Hambantota Continue reading
Michael Roberts ….. This article appeared first in Studies in Conflict and Terrorism, 2007, vol. 30: 857-88.with the title “Suicide Missions as Witnessing: Expansions, Contrasts” and is reproduced here with its original American English spelling. The re-working of this article was seen to by Ms Nadeeka Paththuwaarachchi of Battaramulla. The pictorial images are embellishments that were not part of the original essay. I have also added highlighting emphasis in orange as well as a few hyperlinks to other standard sources of information. The bibliographical references are within the End Notes as in the original format.
ABSTRACT: Studies of suicide missions usually focus solely on attacks. They also have highlighted the performative character of suicide missions as acts of witness. By extending surveys to suicidal acts that embrace no-escape attacks, theatrical assassination, defensive suicide, and suicidal protest, one gains further insight into the motivations of individuals and organizations. Illustrative studies, notably the assassination of Mahatma Gandhi and Sadat as well as Tamil Tiger operations, generate a typology that underlines the benefits of such extensions. The Japanese and Tamil contexts reveal the profound differences in readings of sacrificial acts of atonement or punishment by local constituencies. Norman Morrison in Washington in 1965 and Jan Palach in Prague in 1969 did not have such beneficial settings and the immediate ramifications of their protest action were limited. Morrison’s story highlights the significance of a societal context of individuated rationalism as opposed, say, to the “pyramidical corporatism” encouraging martyrdom operations in the Islamic world.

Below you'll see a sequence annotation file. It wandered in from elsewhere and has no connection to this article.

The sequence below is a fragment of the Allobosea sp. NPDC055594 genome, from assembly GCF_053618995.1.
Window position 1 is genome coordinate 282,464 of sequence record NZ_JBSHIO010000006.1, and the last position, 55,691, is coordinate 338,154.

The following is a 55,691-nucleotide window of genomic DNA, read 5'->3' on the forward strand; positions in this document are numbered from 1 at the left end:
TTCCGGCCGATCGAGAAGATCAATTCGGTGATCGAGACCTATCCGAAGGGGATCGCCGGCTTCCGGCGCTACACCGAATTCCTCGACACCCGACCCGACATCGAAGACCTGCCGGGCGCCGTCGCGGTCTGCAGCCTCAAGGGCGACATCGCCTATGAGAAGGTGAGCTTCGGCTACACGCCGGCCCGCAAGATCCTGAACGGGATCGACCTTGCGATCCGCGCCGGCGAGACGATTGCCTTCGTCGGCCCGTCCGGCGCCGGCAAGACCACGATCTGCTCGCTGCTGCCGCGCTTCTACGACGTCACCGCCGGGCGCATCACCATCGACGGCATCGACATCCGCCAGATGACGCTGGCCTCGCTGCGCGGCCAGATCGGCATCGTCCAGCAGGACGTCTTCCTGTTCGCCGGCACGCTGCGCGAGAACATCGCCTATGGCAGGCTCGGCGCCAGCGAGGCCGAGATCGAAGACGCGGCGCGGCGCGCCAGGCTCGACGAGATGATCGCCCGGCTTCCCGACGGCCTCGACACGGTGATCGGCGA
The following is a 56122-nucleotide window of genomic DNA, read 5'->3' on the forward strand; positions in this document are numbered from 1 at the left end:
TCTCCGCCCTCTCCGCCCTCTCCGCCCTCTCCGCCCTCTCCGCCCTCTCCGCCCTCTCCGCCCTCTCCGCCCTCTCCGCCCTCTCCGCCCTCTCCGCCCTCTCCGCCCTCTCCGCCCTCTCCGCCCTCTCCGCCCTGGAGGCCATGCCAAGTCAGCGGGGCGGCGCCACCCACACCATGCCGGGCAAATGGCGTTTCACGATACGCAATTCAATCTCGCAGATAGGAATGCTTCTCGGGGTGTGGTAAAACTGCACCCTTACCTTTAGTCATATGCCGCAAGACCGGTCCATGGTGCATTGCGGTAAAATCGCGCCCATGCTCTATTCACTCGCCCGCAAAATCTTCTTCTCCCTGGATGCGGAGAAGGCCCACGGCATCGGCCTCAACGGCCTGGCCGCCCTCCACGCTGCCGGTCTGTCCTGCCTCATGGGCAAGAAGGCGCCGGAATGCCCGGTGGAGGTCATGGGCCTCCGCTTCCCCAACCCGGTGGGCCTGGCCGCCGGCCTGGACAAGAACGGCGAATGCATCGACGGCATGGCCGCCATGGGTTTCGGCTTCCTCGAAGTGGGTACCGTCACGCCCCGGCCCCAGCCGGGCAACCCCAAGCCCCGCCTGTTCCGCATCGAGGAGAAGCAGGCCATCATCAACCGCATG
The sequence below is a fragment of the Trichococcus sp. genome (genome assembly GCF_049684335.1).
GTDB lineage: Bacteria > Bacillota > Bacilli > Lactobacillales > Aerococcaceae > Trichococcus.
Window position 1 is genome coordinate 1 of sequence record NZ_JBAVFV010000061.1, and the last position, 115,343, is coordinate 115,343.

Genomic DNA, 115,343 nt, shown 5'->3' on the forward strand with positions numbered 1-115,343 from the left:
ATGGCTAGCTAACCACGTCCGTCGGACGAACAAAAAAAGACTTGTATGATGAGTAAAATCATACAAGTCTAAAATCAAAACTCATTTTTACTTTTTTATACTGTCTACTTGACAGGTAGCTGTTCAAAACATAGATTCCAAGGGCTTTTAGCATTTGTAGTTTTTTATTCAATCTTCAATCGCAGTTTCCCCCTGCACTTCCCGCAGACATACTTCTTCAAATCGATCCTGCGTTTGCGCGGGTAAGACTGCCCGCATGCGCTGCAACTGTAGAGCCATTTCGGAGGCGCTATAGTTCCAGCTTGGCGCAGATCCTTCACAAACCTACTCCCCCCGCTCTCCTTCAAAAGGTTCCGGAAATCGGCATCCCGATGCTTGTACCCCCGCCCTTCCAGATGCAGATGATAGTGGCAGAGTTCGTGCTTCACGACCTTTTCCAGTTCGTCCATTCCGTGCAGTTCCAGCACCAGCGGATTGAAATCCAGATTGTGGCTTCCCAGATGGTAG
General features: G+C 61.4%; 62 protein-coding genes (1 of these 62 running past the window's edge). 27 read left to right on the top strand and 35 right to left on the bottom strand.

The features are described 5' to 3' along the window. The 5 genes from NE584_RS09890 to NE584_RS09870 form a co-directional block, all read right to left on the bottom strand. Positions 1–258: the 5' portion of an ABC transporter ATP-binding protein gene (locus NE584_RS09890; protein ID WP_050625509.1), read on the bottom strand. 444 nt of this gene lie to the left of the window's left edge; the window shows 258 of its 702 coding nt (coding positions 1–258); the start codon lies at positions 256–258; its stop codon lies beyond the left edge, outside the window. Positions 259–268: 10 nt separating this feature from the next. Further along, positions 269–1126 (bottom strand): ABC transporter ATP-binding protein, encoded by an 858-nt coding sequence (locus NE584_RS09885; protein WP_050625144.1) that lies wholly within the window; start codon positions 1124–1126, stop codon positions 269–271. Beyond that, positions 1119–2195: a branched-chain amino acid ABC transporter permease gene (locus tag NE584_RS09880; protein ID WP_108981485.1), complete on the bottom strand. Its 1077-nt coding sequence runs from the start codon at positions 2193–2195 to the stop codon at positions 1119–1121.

Jan Palach…19 Jan. 1969 Nathuram Godse vs Mahatma Gandhi .. 30 Jan 1948